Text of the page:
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Blaze Bernstein’s Alleged Killer Kept Online Diaries Showing Hate Against LGBTQ Community: Detectives

Expletive-ridden accounts of harassing homosexual people online were chief among the new pieces of evidence detailed by detectives during a preliminary hearing for Blaze Bernstein's murder trial on Tuesday.

The man accused of killing Bernstein, Samuel Woodward, allegedly stabbed him to death because he was gay, according to prosecutors. Bernstein, 19, disappeared on Jan. 2. A week later, his body was found in a shallow grave in some shrubbery surrounding a park in Lake Forest.

At Tuesday's preliminary hearing inside Harbor Justice Center, detectives told the court that a knife with dried blood was found inside 21-year-old Woodward's bedroom and there were what appeared to be knife wounds on his neck and hands.

The trial will move forward with Woodward's next court date scheduled for Sept. 17.

Samuel Woodward, who has been charged with murder in the death of Blaze Bernstein, is seen during a court appearance on Jan. 17, 2018. (Credit: KTLA)

Samuel Woodward, who has been charged with murder in the death of Blaze Bernstein, is seen during a court appearance on Jan. 17, 2018. (Credit: KTLA)

But some of the most chilling evidence was Woodward's alleged online entries that appeared to express hatred towards the LGBTQ community. Last month, the Orange County District Attorney's Office filed a hate crime sentencing enhancement in the trial.

On Jan. 12, Woodward was arrested on suspicion of killing the University of Pennsylvania student after they met up while Bernstein was home for winter break. At the time, Woodward was known to authorities as someone he knew from high school.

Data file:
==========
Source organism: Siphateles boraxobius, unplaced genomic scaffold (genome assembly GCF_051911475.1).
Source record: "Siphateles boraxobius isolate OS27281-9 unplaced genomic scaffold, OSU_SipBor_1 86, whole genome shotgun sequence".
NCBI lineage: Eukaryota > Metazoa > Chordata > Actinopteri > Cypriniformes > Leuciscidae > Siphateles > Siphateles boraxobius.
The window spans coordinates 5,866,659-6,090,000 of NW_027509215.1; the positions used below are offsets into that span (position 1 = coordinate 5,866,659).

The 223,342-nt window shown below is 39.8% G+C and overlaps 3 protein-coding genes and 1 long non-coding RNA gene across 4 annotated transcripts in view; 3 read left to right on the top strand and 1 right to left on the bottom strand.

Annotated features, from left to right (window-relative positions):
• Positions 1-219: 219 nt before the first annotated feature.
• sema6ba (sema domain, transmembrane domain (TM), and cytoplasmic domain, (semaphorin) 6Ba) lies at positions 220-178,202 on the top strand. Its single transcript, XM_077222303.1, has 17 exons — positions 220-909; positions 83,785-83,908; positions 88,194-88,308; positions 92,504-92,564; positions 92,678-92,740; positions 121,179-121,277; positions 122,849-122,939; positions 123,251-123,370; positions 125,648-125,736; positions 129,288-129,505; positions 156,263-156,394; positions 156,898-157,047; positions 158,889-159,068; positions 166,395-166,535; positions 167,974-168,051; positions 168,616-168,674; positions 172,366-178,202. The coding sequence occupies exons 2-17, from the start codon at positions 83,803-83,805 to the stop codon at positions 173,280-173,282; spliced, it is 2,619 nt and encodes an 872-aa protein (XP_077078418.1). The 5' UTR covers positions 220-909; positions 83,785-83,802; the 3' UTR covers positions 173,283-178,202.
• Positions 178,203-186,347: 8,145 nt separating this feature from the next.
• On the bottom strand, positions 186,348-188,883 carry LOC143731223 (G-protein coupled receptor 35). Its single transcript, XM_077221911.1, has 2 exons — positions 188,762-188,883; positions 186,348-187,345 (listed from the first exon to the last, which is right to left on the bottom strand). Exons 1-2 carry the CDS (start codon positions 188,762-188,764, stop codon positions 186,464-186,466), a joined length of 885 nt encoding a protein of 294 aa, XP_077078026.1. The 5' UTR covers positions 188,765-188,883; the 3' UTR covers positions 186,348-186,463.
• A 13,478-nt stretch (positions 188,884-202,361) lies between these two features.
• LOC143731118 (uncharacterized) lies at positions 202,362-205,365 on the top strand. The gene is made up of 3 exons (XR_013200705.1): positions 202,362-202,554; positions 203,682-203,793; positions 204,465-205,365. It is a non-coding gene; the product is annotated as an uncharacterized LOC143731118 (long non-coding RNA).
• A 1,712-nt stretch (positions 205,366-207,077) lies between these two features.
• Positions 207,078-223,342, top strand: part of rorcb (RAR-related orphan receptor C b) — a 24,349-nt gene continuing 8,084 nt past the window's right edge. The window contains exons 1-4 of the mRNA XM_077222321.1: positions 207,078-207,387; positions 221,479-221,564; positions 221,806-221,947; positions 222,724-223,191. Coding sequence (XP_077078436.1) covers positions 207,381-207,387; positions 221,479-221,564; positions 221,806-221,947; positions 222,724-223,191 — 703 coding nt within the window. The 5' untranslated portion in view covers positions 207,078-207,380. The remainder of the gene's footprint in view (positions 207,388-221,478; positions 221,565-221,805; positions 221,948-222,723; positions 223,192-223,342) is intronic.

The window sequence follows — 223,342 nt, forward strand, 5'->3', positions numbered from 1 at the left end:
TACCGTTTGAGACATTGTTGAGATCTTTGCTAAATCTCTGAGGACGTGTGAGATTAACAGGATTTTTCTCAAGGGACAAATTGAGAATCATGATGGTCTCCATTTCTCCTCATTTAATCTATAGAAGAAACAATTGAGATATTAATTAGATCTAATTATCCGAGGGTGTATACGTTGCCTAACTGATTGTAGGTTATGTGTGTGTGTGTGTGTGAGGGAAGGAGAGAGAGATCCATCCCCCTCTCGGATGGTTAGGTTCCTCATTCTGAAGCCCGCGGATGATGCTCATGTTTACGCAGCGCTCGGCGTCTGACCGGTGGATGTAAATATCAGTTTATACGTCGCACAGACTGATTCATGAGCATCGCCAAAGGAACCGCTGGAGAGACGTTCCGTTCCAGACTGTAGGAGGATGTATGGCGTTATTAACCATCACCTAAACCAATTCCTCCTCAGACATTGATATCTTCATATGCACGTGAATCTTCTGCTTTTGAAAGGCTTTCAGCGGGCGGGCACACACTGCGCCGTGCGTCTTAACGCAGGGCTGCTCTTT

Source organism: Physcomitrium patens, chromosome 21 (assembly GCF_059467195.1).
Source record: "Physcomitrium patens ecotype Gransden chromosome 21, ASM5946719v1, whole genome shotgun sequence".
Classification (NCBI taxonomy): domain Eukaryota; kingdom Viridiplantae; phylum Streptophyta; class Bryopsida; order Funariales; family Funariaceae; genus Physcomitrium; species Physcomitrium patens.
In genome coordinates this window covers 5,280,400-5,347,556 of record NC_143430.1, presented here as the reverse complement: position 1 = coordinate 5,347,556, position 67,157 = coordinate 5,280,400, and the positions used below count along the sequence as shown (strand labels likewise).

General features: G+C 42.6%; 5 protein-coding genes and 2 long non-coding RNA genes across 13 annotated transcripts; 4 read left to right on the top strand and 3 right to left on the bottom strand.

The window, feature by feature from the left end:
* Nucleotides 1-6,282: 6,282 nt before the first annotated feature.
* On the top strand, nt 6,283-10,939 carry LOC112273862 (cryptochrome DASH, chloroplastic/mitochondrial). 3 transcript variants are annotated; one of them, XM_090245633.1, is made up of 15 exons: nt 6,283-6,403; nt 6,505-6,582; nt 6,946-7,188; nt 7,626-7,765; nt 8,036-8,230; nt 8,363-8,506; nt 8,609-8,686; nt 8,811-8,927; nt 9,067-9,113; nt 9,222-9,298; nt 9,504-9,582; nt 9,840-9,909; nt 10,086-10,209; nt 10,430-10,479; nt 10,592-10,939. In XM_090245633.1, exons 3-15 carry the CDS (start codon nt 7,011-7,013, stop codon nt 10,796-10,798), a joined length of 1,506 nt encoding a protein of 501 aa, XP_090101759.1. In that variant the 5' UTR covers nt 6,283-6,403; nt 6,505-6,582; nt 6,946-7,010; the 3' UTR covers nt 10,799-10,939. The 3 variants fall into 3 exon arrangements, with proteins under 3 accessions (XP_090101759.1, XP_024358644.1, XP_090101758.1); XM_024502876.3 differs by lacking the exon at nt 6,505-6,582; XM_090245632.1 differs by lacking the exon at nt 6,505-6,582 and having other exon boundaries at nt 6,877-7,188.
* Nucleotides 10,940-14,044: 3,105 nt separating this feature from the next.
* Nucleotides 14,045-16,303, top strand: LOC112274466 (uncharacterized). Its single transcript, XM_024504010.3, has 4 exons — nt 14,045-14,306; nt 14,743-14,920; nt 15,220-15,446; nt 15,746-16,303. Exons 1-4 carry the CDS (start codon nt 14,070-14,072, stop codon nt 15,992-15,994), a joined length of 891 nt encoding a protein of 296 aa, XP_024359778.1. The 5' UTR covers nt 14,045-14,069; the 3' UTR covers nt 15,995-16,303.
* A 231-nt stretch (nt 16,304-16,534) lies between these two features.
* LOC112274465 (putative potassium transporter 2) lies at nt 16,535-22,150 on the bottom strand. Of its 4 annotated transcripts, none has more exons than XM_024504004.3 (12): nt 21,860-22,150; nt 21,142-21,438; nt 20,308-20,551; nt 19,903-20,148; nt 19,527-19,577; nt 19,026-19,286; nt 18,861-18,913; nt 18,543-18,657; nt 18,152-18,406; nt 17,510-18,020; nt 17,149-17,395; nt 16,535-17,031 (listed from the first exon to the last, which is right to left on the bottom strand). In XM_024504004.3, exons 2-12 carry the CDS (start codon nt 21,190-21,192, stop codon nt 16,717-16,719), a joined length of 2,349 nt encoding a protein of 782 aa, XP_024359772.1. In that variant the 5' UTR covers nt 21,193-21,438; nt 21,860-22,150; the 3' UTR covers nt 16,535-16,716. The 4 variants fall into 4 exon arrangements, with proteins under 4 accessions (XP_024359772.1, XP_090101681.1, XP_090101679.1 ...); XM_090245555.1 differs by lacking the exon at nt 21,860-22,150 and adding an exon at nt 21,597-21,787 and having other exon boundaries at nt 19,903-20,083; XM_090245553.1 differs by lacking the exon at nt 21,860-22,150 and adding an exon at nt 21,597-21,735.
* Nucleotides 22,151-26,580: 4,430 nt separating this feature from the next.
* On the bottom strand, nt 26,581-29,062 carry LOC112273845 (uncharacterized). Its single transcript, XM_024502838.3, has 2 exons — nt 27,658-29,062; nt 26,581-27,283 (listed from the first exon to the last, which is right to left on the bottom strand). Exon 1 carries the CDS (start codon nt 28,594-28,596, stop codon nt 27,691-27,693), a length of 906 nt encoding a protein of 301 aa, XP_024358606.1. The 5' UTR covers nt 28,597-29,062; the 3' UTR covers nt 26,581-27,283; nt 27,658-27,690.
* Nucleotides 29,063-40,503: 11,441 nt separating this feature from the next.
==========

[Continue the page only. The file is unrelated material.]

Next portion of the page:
But details later emerged showing a darker picture of Woodward, according to investigators. On Tuesday, detectives presented evidence including online posts and diary entries detailing what appears to be Woodward harassing gay people online.

"They’re f---ing terrified LMAO," one entry said, as it was read in court by an Orange County detective.

"One even said he was going to report me to the FBI. Go ahead and try pal, this is too much fun," the entry continued. "They think they're going to get hate crimed and it scares the s--t out of them. F---ing priceless."

There were also Nazi images and other images for Atomwaffen, a neo-Nazi extremist group he's accused of being part of, according to investigators. One of those images was used as his screen saver, authorities noted.

In his online diaries, he discussed how he would "troll" gay men — acting as if he's interested in them only to turn on them later, authorities said.

The images found on Woodward's laptop, cell phone and social media posts were described as "graphic and chilling" by O.C. District Attorney Tony Rackauckas when prosecutors first announced the hate crime sentencing enhancement in early August.

Blaze Bernstein is seen in a photo released by the Orange County Sheriff's Department.

Blaze Bernstein is seen in a photo released by the Orange County Sheriff's Department.

Just weeks after the killing, ProPublica published an investigation into Woodward's past that revealed him to allegedly be involved in the extremist group Atomwaffen, which espouses anti-semitic and homophobic views.

The sentencing enhancement was filed months after Woodward was charged with murder, as prosecutors worked to build a hate crime case.

But in the days after Woodward's arrest, Bernstein's parents had already heard details from law enforcement officials that indicated their son may have been targeted because he was gay, according to the Los Angeles Times.

"Our son was a beautiful gentle soul who we loved more than anything," Gideon and Pepper Bernstein wrote in a statement at the time. "We were proud of everything he did and who he was. He had nothing to hide. We are in solidarity with our son and the LGBTQ community."

"If it is determined that this was a hate crime, we will cry not only for our son, but for LGBTQ people everywhere that live in fear or who have been victims of [a] hate crime," they wrote.